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[ANN] Saxon 9.1 is available

From: Michael Kay <mike@saxonica.com>
Date: Thu, 3 Jul 2008 11:09:39 +0100
To: <xmlschema-dev@w3.org>
Message-ID: <78ADA48347E4419787EA8F8F5E859E5E@Sealion>

Saxon 9.1 has been released. The schema-aware version, Saxon-SA, is
available on both Java and .NET.

Download links are at http://saxon.sf.net/.

Details of changes in the new release are at 


>From the XML Schema perspective, the most significant developments are:

(A) Further implementation of features from the XML Schema 1.1 drafts
(including features first published in the Last Call working drafts of 20
June 2008). Notably:

- Assertions are now available on both complex and simple types. They can
use the full power of the XPath 2.0 language to define constraints on
document content, making use of separate validation technologies such as
Schematron largely unnecessary.

- Conditional Type Assignment is implemented. This feature is better known
as "co-occurrence constraints", and allows the type (and hence the content
model) of an element to depend on the values of the element's attributes.

- Generalized <xs:all> groups. Also known as "interleaving", this allows you
to specify a content model for an element that constrains the number of
occurrences of child elements without constraining their order. All groups
can also now contain wildcards.

- Local element declarations can now specify a target namespace different
from that of the containing schema, making it much easier to define local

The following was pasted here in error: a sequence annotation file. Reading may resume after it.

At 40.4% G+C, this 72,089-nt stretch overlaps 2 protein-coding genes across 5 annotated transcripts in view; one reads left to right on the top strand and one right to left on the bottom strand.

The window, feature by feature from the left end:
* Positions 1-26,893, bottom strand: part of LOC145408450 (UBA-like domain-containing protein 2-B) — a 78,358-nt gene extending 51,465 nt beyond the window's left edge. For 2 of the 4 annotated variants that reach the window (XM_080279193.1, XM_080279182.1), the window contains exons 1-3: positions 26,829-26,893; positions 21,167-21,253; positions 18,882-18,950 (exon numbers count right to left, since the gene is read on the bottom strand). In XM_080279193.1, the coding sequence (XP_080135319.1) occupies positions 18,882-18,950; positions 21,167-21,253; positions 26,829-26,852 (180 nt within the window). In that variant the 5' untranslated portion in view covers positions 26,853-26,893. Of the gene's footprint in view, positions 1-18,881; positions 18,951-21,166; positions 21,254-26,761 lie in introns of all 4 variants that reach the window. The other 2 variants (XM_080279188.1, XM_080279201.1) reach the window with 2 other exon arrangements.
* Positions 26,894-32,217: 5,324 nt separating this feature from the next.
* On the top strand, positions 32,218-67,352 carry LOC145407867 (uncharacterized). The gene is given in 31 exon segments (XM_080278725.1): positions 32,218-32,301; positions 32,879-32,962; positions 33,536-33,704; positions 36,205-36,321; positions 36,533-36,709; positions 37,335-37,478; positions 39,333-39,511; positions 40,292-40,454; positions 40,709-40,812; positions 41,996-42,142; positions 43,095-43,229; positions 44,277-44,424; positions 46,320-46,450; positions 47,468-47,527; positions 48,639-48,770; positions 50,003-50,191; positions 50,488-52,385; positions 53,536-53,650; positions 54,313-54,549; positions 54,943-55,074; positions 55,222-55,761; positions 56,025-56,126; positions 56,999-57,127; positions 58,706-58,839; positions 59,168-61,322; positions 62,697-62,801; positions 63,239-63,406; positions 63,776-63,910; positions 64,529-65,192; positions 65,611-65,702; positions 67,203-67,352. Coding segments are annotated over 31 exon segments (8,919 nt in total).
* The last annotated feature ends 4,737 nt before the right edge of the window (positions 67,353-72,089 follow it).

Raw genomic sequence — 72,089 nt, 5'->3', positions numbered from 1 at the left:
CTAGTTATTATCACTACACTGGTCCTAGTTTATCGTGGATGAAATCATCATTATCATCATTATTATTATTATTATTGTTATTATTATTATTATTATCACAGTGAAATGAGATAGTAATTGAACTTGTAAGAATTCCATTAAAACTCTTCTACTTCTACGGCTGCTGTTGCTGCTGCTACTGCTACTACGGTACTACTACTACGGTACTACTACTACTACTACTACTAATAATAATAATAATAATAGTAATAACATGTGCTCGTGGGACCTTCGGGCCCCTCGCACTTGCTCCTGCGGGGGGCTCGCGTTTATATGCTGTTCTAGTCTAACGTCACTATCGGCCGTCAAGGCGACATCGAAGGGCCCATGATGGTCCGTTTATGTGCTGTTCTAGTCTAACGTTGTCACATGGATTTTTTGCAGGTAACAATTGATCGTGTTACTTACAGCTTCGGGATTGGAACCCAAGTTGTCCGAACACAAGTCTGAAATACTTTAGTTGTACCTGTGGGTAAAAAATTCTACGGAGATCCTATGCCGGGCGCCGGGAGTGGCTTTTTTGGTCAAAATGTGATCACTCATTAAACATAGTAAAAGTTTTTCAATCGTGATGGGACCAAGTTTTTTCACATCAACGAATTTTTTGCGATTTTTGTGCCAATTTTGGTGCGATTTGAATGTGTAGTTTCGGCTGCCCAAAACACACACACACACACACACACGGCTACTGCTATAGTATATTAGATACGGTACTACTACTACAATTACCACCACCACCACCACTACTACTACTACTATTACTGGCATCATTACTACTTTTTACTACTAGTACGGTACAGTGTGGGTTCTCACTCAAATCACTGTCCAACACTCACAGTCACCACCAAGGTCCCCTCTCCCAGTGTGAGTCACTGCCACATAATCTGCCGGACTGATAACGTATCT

restrictions of types defined in industry-standard schemas.

(B) Content models using occurrence bounds other than 0, 1, and infinity are
now much more efficiently handled, using a finite state machine with
counters. This change reduces memory requirements (sometimes dramatically)
as well as schema compilation speed.

(C) The ability to export a compiled schema in XML (the SCM format) and to
re-import the result later was first introduced experimentally in Saxon 9.0
but has been greatly strengthened. It now handles all schemas without
restriction and is validated against the full W3C test suite. The SCM format
is now documented in a well-annotated XML schema, making it feasible to use
as a way of getting programmatic access to schema information. The format
has also been aligned more closely with the description of the schema
component model in the W3C specification.

(D) The performance of schema compilation in cases where large numbers of
types extend a single base type (as in FpML) or where large numbers of
elements participate in the same substitution group (as in XBRL) is greatly
improved (in one case from 400 seconds to 0.5 seconds). This is achieved by
deferring the construction of the finite state machine until all the
affecting elements/types are known.

Michael Kay
Received on Thursday, 3 July 2008 10:10:15 UTC

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